One of the most confusing things about credit cards is that there are just so many of them. Each offers different features and benefits, and because they are all couched in terms to attract everyone, it’s difficult to know which cards are the best for you.
This article explores the different credit card opportunities to help you decide which (if any) will help you.
There are essentially two different kinds of credit cards – all other cards are subcategories of them. They are:
- Secured cards which require you to have a certain amount of money deposited in your bank before they can be used. (Your deposit acts as security in case you can’t repay the amount you owe on thee card.) If you have a bad credit history, this is probably the best kind of card for you. The deposit is fully refundable if you use your account wisely. You may even accumulate a little interest. Secured cards are usually easily available to people with a low credit score and, with a little discretion, can be used to help raise that score.
- Unsecured cards are issued by banks with a limit on the amount of money you can spend – a limit decided according to your credit history. (The better your credit history, the higher your limit.)
Balance transfer credit cards help you get out of debt a little more quickly.
These cards will let you transfer a high interest credit balance to a card with low interest rates. This is a useful tactic because it helps apply more of your payments to the principal balance (rather than interest charges). The terms and conditions depend on the lender that is issuing the card. There also tends to be a balance fee of 3% to 5%. So make sure you read those terms and conditions very, very carefully. Check out curated “Balance transfer credit cards” offers below:
0% APR credit cards protect you from interest – for a period.
The APR or annual percentage rate is the interest rate applied to whatever you buy with your credit card if you carry a balance on it. Even though credit cards often use a 0% intro APR to hook customers, that rate doesn’t necessarily apply to both balance transfers and purchases – but usually one of the two. This type of card means you don’t have to pay any interest for a specific time period (usually six months to a year). But lenders love adding hidden costs and added costs so read the terms and conditions carefully, and explore different market rates, before making a decision. We’ve rounded up the best “0% APR credit cards” offers below:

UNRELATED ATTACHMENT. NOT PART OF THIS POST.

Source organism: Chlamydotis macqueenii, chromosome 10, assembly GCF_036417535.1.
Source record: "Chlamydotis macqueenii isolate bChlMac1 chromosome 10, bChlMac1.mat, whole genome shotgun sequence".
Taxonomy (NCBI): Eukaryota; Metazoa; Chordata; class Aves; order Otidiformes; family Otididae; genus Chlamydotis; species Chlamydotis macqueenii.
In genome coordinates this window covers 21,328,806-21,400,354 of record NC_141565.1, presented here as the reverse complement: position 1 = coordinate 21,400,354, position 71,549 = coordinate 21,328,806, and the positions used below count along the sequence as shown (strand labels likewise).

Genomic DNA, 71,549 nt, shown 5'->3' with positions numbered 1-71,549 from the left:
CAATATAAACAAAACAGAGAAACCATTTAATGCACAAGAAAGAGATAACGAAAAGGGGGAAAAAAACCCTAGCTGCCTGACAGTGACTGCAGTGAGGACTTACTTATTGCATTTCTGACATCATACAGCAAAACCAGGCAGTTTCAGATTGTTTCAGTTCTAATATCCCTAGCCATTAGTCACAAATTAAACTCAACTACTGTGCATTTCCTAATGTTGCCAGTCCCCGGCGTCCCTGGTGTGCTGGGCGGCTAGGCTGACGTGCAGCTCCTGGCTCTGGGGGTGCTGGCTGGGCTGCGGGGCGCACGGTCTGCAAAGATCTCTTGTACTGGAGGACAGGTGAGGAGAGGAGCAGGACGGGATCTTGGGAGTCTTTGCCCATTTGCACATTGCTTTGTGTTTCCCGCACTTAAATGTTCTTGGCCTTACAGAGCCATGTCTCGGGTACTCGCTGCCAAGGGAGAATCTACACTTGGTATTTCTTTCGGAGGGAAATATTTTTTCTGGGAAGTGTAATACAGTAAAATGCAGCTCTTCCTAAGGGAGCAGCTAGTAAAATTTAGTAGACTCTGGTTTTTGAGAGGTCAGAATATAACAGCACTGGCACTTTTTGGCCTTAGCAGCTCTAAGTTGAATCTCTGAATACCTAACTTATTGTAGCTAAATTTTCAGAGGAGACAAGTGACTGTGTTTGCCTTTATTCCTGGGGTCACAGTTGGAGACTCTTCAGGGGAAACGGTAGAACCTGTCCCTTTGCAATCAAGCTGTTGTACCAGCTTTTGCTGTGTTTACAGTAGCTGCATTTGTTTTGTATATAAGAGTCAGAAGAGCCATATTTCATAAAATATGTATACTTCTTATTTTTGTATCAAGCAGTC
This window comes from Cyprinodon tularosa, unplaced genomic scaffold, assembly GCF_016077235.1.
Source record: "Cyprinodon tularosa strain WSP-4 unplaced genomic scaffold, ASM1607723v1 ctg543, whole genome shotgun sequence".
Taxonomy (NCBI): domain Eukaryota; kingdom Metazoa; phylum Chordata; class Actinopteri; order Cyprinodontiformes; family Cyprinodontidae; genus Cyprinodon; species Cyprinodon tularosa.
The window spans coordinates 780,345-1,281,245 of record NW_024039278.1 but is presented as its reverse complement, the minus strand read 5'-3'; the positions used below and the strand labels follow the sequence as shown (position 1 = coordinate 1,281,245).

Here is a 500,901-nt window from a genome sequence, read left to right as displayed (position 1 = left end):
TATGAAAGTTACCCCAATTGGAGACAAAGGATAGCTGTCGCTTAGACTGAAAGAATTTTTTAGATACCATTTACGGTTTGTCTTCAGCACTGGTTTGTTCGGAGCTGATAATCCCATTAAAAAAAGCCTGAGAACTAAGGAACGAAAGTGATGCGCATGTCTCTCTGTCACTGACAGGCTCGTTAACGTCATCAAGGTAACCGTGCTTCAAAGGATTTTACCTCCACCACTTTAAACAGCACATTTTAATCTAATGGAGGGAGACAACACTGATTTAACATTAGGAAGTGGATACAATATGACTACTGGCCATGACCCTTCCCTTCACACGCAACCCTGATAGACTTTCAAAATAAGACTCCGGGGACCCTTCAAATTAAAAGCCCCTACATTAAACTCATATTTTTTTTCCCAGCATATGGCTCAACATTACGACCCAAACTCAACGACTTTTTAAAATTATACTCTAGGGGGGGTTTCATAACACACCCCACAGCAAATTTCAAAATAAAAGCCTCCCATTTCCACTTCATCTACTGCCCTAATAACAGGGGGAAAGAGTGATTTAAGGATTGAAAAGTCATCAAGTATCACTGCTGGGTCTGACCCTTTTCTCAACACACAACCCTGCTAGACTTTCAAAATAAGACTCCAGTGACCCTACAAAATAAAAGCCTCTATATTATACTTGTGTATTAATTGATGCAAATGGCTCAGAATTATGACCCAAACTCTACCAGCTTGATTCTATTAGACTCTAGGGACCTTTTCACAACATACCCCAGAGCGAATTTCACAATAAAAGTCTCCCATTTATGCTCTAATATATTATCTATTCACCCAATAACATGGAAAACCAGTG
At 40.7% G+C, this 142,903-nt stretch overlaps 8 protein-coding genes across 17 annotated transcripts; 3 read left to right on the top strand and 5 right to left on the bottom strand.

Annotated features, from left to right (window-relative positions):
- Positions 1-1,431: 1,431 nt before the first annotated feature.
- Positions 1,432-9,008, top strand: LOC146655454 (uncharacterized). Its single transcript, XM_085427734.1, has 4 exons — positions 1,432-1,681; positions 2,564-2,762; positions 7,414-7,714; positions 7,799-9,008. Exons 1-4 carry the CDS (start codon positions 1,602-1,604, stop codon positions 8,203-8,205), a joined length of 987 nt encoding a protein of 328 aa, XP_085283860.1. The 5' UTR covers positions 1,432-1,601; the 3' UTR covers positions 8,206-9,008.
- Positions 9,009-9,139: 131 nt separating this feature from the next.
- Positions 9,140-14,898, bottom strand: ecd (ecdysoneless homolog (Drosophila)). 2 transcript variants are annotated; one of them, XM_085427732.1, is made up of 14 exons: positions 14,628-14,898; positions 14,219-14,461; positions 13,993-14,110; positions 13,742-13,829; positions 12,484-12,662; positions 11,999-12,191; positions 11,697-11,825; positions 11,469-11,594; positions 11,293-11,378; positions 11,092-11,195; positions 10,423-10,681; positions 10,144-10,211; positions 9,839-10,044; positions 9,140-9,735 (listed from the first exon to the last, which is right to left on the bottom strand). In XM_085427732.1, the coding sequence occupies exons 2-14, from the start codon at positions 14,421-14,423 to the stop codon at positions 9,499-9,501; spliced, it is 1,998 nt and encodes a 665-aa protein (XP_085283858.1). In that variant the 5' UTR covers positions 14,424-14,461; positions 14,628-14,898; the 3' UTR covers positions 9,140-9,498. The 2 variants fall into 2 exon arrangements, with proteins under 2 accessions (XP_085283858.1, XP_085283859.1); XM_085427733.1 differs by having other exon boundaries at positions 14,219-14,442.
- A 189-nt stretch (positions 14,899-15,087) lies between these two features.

Low interest credit cards help you make a big buy.
Low interest credit cards usually offer two kinds of APR: a low-introductory one that jumps to a higher rate later on or a single low fixed-rate APR. These cards offer some useful opportunities – especially if you need to make a big purchase. They let you repay your loan over several months (sometimes up to a year) with little or no interest. But make sure you read the terms and conditions thoroughly so hidden costs like fees or accumulated interest won’t be a pain later on. Check out curated “Low interest credit cards” offers below:
Business credit cards help you – you guessed it! – open a business.
These cards are not targeted towards consumers and help establish business credit file – although, be warned, many of them require you to personally guarantee the debt. They’re designed to help you earn rewards and establish a credit history, keep business expenses separate from personal expenses, provide expense management reports, cards for employees and higher credit limits. But if you’re thinking of getting one just for the balance, don’t. The interest rate is designed for business, not people and it might just make you cry. We’ve rounded up the best “Business credit cards” offers below:
Travel rewards credit cards are (unsurprisingly) designed for travelers.
These cards help you save money on travel-related purchases. Although they tend to have an annual fee, they also offer programs that help you get enough miles or points for flights and hotel stays.That’s why you need to be traveling enough to use those points – otherwise you will simply have to pay the fee without getting the perk.Check out curated “Travel rewards credit cards” offers below:
Limited Purpose Cards are meant to be used at specific locations.
Think of a store credit card. It works just like a standard card, with minimum payment and finance charge, but it can only be used in specific locations – usually, the store or chain of stores that issued it. Gas credit cards also fall under this category – as do any cards, really, that can only be used in specific places or for specific purchases, pre-determined by the lender.
The bottom line is this: if it works for you, it may not work for your neighbour.
You need to choose your card based on your requirements. Assess your goals and lifestyle. Consult a trusted adviser. And research, research, research.